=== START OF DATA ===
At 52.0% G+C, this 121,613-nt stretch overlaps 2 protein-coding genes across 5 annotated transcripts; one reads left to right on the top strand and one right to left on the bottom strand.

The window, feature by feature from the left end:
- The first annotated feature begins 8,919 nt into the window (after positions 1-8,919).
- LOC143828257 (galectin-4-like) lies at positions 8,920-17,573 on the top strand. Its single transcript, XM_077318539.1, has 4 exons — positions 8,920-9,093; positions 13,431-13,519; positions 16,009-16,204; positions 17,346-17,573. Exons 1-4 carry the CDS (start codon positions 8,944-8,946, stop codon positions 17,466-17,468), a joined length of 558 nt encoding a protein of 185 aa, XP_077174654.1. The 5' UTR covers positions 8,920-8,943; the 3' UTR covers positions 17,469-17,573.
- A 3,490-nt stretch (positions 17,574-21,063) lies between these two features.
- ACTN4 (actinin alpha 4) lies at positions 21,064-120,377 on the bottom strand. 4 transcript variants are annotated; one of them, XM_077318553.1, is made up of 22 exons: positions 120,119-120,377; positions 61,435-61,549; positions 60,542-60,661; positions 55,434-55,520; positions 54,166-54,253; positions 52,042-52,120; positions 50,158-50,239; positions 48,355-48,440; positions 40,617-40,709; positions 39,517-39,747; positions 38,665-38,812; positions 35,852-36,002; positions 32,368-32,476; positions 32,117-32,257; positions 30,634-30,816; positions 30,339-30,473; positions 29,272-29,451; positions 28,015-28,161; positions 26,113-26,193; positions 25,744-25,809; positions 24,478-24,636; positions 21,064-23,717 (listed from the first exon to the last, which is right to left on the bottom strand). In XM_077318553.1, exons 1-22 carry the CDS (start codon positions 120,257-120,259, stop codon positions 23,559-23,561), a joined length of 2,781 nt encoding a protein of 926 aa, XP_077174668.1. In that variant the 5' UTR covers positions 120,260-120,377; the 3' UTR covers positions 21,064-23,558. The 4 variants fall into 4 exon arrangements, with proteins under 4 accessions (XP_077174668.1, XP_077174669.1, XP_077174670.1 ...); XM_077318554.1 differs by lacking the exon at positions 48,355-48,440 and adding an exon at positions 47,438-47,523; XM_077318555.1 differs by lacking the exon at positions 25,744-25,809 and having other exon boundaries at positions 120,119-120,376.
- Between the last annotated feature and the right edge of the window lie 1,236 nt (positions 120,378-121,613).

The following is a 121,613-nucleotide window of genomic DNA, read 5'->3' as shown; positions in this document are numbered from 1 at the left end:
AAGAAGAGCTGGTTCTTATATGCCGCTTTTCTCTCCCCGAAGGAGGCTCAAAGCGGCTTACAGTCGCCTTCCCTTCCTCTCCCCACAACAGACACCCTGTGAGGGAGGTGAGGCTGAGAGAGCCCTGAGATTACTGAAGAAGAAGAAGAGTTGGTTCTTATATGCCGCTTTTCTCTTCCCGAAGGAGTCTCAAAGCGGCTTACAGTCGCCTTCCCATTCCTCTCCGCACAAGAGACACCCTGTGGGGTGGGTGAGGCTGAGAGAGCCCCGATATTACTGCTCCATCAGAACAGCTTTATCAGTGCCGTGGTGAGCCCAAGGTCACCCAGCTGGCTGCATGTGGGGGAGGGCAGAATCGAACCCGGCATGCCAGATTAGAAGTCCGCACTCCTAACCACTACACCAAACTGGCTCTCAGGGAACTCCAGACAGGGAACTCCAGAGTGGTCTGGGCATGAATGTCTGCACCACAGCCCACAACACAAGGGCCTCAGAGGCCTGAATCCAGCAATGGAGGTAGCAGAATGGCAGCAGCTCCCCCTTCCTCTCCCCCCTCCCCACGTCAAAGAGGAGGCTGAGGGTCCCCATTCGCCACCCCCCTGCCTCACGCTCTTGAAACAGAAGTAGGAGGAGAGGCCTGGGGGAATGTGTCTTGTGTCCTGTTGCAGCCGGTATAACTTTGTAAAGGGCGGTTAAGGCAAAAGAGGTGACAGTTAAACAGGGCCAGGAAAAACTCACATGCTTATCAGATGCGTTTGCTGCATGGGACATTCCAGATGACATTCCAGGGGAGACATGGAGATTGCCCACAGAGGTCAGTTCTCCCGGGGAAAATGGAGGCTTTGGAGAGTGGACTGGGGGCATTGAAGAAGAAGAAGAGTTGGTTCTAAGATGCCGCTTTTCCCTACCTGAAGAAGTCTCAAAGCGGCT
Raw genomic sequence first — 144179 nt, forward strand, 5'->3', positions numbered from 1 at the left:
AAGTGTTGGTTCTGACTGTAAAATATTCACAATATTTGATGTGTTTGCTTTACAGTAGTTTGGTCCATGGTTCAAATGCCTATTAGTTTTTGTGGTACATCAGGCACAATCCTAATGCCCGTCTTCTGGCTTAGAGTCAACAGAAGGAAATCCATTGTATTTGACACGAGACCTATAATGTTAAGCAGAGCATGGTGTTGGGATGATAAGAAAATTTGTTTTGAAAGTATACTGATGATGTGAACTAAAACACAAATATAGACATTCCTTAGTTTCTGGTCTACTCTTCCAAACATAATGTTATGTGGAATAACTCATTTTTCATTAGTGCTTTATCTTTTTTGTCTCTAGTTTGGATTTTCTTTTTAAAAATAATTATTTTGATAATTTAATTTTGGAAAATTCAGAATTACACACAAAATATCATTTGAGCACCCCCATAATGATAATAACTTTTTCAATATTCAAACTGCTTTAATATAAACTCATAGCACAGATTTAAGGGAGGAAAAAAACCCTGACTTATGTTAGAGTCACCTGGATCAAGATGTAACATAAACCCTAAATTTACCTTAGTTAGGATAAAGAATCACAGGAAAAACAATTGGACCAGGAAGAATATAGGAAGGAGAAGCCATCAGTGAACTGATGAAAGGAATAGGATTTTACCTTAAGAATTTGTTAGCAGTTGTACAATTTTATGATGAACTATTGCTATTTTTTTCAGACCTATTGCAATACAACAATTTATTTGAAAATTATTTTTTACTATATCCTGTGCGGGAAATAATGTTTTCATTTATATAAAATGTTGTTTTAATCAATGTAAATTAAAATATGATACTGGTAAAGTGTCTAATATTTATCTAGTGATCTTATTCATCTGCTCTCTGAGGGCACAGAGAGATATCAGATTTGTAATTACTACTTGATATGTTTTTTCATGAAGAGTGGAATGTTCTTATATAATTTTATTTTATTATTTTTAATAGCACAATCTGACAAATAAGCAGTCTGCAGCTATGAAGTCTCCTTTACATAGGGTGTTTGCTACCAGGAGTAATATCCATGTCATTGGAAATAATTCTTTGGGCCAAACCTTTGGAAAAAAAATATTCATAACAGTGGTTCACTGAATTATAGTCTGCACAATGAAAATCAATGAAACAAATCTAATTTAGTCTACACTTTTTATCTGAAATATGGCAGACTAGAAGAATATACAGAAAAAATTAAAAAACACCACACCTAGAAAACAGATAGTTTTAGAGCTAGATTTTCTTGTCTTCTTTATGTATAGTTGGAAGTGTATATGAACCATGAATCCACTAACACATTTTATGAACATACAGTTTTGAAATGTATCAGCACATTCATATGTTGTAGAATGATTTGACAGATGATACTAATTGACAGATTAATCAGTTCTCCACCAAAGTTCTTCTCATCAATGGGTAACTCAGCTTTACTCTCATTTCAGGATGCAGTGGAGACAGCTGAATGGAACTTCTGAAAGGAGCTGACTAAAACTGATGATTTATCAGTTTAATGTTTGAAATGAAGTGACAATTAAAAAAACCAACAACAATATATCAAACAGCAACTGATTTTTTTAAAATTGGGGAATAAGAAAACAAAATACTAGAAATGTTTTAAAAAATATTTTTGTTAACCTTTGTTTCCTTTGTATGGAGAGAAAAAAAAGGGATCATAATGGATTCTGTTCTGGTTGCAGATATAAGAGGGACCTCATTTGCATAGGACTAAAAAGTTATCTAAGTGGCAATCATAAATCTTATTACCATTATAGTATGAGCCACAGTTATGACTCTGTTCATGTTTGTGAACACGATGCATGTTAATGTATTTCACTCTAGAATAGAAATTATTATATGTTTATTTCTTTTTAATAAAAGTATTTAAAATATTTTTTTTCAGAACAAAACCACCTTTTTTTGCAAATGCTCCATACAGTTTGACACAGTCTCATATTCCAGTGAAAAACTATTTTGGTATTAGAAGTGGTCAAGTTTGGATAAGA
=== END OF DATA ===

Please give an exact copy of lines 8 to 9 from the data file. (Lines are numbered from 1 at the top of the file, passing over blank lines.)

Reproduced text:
The following is a 121,613-nucleotide window of genomic DNA, read 5'->3' as shown; positions in this document are numbered from 1 at the left end:
AAGAAGAGCTGGTTCTTATATGCCGCTTTTCTCTCCCCGAAGGAGGCTCAAAGCGGCTTACAGTCGCCTTCCCTTCCTCTCCCCACAACAGACACCCTGTGAGGGAGGTGAGGCTGAGAGAGCCCTGAGATTACTGAAGAAGAAGAAGAGTTGGTTCTTATATGCCGCTTTTCTCTTCCCGAAGGAGTCTCAAAGCGGCTTACAGTCGCCTTCCCATTCCTCTCCGCACAAGAGACACCCTGTGGGGTGGGTGAGGCTGAGAGAGCCCCGATATTACTGCTCCATCAGAACAGCTTTATCAGTGCCGTGGTGAGCCCAAGGTCACCCAGCTGGCTGCATGTGGGGGAGGGCAGAATCGAACCCGGCATGCCAGATTAGAAGTCCGCACTCCTAACCACTACACCAAACTGGCTCTCAGGGAACTCCAGACAGGGAACTCCAGAGTGGTCTGGGCATGAATGTCTGCACCACAGCCCACAACACAAGGGCCTCAGAGGCCTGAATCCAGCAATGGAGGTAGCAGAATGGCAGCAGCTCCCCCTTCCTCTCCCCCCTCCCCACGTCAAAGAGGAGGCTGAGGGTCCCCATTCGCCACCCCCCTGCCTCACGCTCTTGAAACAGAAGTAGGAGGAGAGGCCTGGGGGAATGTGTCTTGTGTCCTGTTGCAGCCGGTATAACTTTGTAAAGGGCGGTTAAGGCAAAAGAGGTGACAGTTAAACAGGGCCAGGAAAAACTCACATGCTTATCAGATGCGTTTGCTGCATGGGACATTCCAGATGACATTCCAGGGGAGACATGGAGATTGCCCACAGAGGTCAGTTCTCCCGGGGAAAATGGAGGCTTTGGAGAGTGGACTGGGGGCATTGAAGAAGAAGAAGAGTTGGTTCTAAGATGCCGCTTTTCCCTACCTGAAGAAGTCTCAAAGCGGCT